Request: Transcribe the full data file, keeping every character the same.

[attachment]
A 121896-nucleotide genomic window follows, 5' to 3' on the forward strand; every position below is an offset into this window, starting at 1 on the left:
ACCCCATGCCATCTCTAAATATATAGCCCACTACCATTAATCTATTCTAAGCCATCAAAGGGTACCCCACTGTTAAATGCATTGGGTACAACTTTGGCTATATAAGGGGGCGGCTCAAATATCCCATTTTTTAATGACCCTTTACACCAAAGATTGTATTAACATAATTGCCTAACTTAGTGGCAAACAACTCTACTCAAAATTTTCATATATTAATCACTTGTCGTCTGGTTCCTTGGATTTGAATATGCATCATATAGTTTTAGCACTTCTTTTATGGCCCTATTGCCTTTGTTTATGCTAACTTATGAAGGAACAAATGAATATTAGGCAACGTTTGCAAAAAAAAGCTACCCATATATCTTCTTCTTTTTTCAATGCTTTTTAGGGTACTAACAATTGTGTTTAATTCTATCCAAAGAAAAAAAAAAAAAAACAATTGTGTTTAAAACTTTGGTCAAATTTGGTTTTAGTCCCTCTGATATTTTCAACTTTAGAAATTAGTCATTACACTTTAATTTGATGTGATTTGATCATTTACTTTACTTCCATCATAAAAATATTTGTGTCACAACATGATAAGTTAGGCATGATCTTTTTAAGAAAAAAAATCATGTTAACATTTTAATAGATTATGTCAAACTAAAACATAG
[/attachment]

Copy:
A 121896-nucleotide genomic window follows, 5' to 3' on the forward strand; every position below is an offset into this window, starting at 1 on the left:
ACCCCATGCCATCTCTAAATATATAGCCCACTACCATTAATCTATTCTAAGCCATCAAAGGGTACCCCACTGTTAAATGCATTGGGTACAACTTTGGCTATATAAGGGGGCGGCTCAAATATCCCATTTTTTAATGACCCTTTACACCAAAGATTGTATTAACATAATTGCCTAACTTAGTGGCAAACAACTCTACTCAAAATTTTCATATATTAATCACTTGTCGTCTGGTTCCTTGGATTTGAATATGCATCATATAGTTTTAGCACTTCTTTTATGGCCCTATTGCCTTTGTTTATGCTAACTTATGAAGGAACAAATGAATATTAGGCAACGTTTGCAAAAAAAAGCTACCCATATATCTTCTTCTTTTTTCAATGCTTTTTAGGGTACTAACAATTGTGTTTAATTCTATCCAAAGAAAAAAAAAAAAAAACAATTGTGTTTAAAACTTTGGTCAAATTTGGTTTTAGTCCCTCTGATATTTTCAACTTTAGAAATTAGTCATTACACTTTAATTTGATGTGATTTGATCATTTACTTTACTTCCATCATAAAAATATTTGTGTCACAACATGATAAGTTAGGCATGATCTTTTTAAGAAAAAAAATCATGTTAACATTTTAATAGATTATGTCAAACTAAAACATAG